Sun Tracks (University of Arizona Press)
In 2011, I joined the Editorial Board of Sun Tracks, a series of indigenous literature published by the University of Arizona Press. My role has been to include works by Native Pacific Islanders. Click this link to read about the development of my involvement with Sun Tracks, and the publication of the first Pacific text in the series, Dan Taulapapa McMullin’s Coconut Milk (2013),
Launched in 1971, Sun Tracks was one of the first publishing programs to focus exclusively on the creative works of Native Americans. In its first three decades, the series has included more than forty volumes of poetry, prose, art and photography by such distinguished artists as Joy Harjo, N. Scott Momaday, Simon J. Ortiz, Carter C. Revard, and Luci Tapahonso.
“Coconut Milk is a fresh, new poetry collection that is a sensual homage to place, people, love, and lust. The first collection by Samoan writer and painter Dan Taulapapa McMullin, the poems evoke both intimate conversations and provocative monologues that allow him to explore the complexities of being a queer Samoan in the United States.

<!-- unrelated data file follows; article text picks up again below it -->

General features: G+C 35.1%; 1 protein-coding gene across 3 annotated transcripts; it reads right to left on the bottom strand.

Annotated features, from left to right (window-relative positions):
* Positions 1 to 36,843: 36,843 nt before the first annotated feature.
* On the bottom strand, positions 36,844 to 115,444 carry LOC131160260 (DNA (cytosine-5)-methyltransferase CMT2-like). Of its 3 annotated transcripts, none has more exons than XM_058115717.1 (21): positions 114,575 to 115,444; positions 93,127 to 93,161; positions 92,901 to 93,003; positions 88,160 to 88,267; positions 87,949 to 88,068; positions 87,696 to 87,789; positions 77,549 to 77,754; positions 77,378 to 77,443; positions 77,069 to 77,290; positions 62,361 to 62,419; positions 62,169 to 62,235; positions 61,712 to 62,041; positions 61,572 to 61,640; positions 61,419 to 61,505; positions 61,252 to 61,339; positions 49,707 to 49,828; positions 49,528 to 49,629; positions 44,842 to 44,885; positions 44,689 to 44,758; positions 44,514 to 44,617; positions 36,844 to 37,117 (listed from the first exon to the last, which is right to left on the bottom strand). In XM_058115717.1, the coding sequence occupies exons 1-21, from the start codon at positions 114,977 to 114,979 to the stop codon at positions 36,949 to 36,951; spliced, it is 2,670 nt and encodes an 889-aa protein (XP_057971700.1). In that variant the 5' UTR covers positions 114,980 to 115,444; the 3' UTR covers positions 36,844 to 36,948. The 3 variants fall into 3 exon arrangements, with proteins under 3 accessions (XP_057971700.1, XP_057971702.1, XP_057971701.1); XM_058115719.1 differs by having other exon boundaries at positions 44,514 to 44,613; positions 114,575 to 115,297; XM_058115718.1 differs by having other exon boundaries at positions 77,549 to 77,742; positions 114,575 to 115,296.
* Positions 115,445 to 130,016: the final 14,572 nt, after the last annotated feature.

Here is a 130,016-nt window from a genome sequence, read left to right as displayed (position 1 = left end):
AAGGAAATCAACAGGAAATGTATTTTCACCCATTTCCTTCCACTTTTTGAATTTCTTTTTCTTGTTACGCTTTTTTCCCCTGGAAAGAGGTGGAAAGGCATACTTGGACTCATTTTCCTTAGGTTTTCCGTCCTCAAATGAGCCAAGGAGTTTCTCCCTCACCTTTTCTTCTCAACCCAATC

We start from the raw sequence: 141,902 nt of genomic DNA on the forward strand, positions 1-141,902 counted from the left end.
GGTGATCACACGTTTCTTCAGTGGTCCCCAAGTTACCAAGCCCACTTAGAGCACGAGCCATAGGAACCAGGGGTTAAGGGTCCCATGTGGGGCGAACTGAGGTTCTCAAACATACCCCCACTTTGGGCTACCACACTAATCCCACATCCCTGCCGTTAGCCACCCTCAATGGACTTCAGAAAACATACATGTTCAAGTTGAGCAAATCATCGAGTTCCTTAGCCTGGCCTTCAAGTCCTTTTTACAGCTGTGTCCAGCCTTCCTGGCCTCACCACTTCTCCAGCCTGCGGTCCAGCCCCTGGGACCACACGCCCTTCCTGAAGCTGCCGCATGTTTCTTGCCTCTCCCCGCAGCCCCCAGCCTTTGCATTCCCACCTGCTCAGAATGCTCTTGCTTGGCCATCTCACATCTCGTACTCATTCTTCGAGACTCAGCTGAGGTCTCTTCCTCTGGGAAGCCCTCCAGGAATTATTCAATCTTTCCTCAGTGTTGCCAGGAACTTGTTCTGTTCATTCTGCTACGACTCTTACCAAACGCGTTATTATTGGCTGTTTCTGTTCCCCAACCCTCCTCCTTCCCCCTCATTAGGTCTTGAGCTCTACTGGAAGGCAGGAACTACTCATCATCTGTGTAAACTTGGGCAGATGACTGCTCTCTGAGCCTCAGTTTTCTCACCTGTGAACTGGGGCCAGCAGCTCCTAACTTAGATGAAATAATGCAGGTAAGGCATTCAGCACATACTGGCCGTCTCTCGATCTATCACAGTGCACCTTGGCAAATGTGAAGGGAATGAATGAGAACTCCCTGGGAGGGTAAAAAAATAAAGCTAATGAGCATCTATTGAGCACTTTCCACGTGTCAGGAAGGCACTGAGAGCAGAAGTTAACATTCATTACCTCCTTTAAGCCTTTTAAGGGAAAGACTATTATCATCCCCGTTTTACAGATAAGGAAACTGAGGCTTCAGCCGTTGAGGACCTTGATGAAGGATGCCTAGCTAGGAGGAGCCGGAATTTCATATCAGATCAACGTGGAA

McMullin seamlessly flows between exposing the ironies of Tiki kitsch–inspired cultural appropriation and intimate snapshots of Samoan people and place. In doing so, he disrupts popular notions of a beautiful Polynesia available for the taking, and carves out new avenues of meaning for Pacific Islanders of Oceania. Throughout the collection, McMullin illustrates various manifestations of geopolitical, cultural, linguistic, and sexual colonialism. His work illuminates the ongoing resistance to colonialism and the remarkable resilience of Pacific Islanders and queer-identified peoples.
McMullin’s Fa’a Fafine identity—the ability to walk between and embody both the masculine and feminine—creates a grounded and dynamic voice throughout the collection. It also fosters a creative dialogue between Fa’a Fafine people and trans-Indigenous movements. Through a uniquely Samoan practice of storytelling, McMullin contributes to the growing and vibrant body of queer Indigenous literature.”